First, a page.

Art history grad students curate gallery show on suburbia

York University’s graduate program in art history has embarked on a mentoring partnership with the Varley Art Gallery, one of York Region’s leading cultural institutions in Unionville in the Town of Markham, and their first exhibit is now open.

Cul-de-sac, an exhibition that engages perceptions of suburbia’s imagined and existing utopias, dystopias and urban planning catastrophes, is the two institutions’ joint first initiative. Curated and A house half builtorganized by members of York’s Art History Graduate Student Association (AHGSA), the show is on view at Varley Art Gallery until August 28.

Right: Isabelle Hayeur, Ellen, photo work, 2005

The term “cul-de-sac” commonly refers to a dead-end street and has become a symbol of suburban planning. From the outset, but especially during the post-Second World War economic expansion, suburbia promised development, progress and a balanced life of mobility, work, family and leisure. However, with growing concerns around urban sprawl the housing crisis, oil wars and global warming, suburbia’s very existence is now being questioned.

Organizers, artists and guests at the Cul de sac launchLeft: Organizers, artists and guests at the Cul de sac launch. Front row, from left, Ernestine Tahedl, Anik Glaude, Markham Councillor Don Hamilton, Brian Barnes, Fiona Wright, Maria Coates, Barbara Sellers-Young, Karie Liao, Francine Périnet. Back row, from left, Richard Hill, Robin Lambert, Brette Gabel

Cul-de-sac offers a timely exploration of the meaning of suburbia within the context of the contemporary mega-city of Toronto. Through artistic representations of personal experience, urban planning and business development, it invites viewers to consider the notion of the suburbs as geographic, architectural and fictional spaces in relation to the communities that embody them.

 Cul-de-sac co-curators, York University art history MA student, from left, Maria Coates, Fiona Wright and Karie LiaoThe exhibition includes works by emerging and established Canadian artists such as Alex Morrison, Isabelle Hayeur, Laurie Kang, Brette Gabel and Robin Lambert, as well as international artists such as Jordi Colomer.

Right: Cul-de-sac co-curators, York University art history MA student, from left, Maria Coates, Fiona Wright and Karie Liao

The show was guest-curated by three MA students in art history: Maria Coates, Karie Liao and Fiona Wright. It is accompanied by a catalogue produced by their classmates Amanda Brason, Emma Conner,  Ekaterina Kotikova, Dory Smith and Amy Wallace, which features writings by AHGSA members and University of Toronto Professor Meghan Sutherland, who was the keynote speaker at AHGSA’s 10th annual symposium, Revisiting Suburbia, held at York in April. Maxine Procter and Saelan Twerdy chaired the organizational committee for the symposium, while the photographs from the exhibition opening accompanying the article were taken by Tali Spivak.

The graduate students undertook the curatorial and publication project in addition to their regular program requirements, working closely with Varley Gallery director Francine Périnet and curator Anik Glaude.

“We hope Cul-de-sac is just the first in a series of collaborations between York University and the Varley,” said Glaude. “Our gallery is proud to position itself as a training and mentorship site, where students can develop their own creative curatorial potential under the guidance of established museum professionals. Curators trained within the classroom have an essential need for hands-on and on-site work experience. Hosting guest curators complements and expands our in-house programming and allows us to present exhibitions, covering a multitude of artistic periods and genres, which we may not be able to show otherwise.”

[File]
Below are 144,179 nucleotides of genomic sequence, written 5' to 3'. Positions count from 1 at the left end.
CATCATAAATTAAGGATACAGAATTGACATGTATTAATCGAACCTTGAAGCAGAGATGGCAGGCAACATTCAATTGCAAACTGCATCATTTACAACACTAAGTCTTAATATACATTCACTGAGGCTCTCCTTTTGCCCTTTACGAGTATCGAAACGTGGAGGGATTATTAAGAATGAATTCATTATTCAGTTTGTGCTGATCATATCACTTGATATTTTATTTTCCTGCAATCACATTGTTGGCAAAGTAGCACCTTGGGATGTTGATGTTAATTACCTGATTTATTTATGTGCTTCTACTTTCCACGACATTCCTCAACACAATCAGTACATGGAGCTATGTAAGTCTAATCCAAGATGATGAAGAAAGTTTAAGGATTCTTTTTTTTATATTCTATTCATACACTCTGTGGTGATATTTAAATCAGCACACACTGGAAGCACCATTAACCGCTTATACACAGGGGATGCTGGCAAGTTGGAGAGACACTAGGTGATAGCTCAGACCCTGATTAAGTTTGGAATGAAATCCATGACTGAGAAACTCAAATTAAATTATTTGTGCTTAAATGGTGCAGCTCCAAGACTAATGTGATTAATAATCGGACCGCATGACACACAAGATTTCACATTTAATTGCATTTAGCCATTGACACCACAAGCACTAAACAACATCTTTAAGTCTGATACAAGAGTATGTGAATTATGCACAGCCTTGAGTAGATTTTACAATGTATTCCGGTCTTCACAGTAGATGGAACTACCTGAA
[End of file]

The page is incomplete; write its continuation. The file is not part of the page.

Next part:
People sitting on couches in the Cul-de-sac exhbition at the Varley Art GalleryLeft: The Cul-de-sac exhbition at the Varley Art Gallery

“I applaud the Varley for their undertaking to support future generations of Canadian curators,” said Anna Hudson, director of York’s Graduate Program in Art History & Visual Culture. “Their commitment to education and to serving their community in York Region – including students at Canada’s most diverse university – is both generous and significant. I share Francine Périnet’s concern for engaged and embodied knowledge that transcends difference while welcoming debate. Our goal is to create a rich and mutually rewarding opportunity to teach and learn outside the walls of the University.”

Barbara Sellers-Young, dean of York’s Faculty of Fine Arts, attended the exhibition’s June 26 opening event, which took the form of a block party in the Varley Gallery courtyard.

Cul de Sac strengthens the growing institutional relationship between the Faculty of Fine Arts and the Varley Gallery, and deepens our connections with Markham and York Region,” said Sellers-Young. “Last season, our dance students performed at the Varley’s Françoise Sullivan exhibition, presenting that great Canadian artist’s choreography amid her paintings, and Markham Theatre facilitated a guest lecture in our Music Department by Hungarian piano prodigy Adam György. There’s great synergy at work here, with many exciting possibilities. I’m looking forward to seeing what direction our future collaborations will take.”

The Varley Art Gallery is located at 216 Main St. in Unionville. For hours and admission information, visit the Varley website.